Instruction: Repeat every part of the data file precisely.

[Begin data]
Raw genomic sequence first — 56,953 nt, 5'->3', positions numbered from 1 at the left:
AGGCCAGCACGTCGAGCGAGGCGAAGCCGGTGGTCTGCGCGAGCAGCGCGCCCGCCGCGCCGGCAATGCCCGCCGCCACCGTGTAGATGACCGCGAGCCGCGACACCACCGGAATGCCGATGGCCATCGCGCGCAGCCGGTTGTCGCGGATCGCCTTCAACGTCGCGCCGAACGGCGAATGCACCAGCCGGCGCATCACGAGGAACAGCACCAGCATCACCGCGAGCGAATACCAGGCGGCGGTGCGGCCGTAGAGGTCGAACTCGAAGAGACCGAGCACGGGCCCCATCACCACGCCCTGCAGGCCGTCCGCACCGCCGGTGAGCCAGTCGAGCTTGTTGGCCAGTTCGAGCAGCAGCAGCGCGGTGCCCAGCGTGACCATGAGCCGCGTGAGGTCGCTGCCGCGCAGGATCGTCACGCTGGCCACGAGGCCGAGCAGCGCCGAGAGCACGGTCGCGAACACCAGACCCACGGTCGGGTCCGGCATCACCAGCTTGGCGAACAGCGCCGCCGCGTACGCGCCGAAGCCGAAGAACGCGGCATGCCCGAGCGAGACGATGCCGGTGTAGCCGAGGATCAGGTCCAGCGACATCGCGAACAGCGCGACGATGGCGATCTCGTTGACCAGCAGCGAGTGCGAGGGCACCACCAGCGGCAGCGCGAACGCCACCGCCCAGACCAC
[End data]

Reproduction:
Raw genomic sequence first — 56,953 nt, 5'->3', positions numbered from 1 at the left:
AGGCCAGCACGTCGAGCGAGGCGAAGCCGGTGGTCTGCGCGAGCAGCGCGCCCGCCGCGCCGGCAATGCCCGCCGCCACCGTGTAGATGACCGCGAGCCGCGACACCACCGGAATGCCGATGGCCATCGCGCGCAGCCGGTTGTCGCGGATCGCCTTCAACGTCGCGCCGAACGGCGAATGCACCAGCCGGCGCATCACGAGGAACAGCACCAGCATCACCGCGAGCGAATACCAGGCGGCGGTGCGGCCGTAGAGGTCGAACTCGAAGAGACCGAGCACGGGCCCCATCACCACGCCCTGCAGGCCGTCCGCACCGCCGGTGAGCCAGTCGAGCTTGTTGGCCAGTTCGAGCAGCAGCAGCGCGGTGCCCAGCGTGACCATGAGCCGCGTGAGGTCGCTGCCGCGCAGGATCGTCACGCTGGCCACGAGGCCGAGCAGCGCCGAGAGCACGGTCGCGAACACCAGACCCACGGTCGGGTCCGGCATCACCAGCTTGGCGAACAGCGCCGCCGCGTACGCGCCGAAGCCGAAGAACGCGGCATGCCCGAGCGAGACGATGCCGGTGTAGCCGAGGATCAGGTCCAGCGACATCGCGAACAGCGCGACGATGGCGATCTCGTTGACCAGCAGCGAGTGCGAGGGCACCACCAGCGGCAGCGCGAACGCCACCGCCCAGACCAC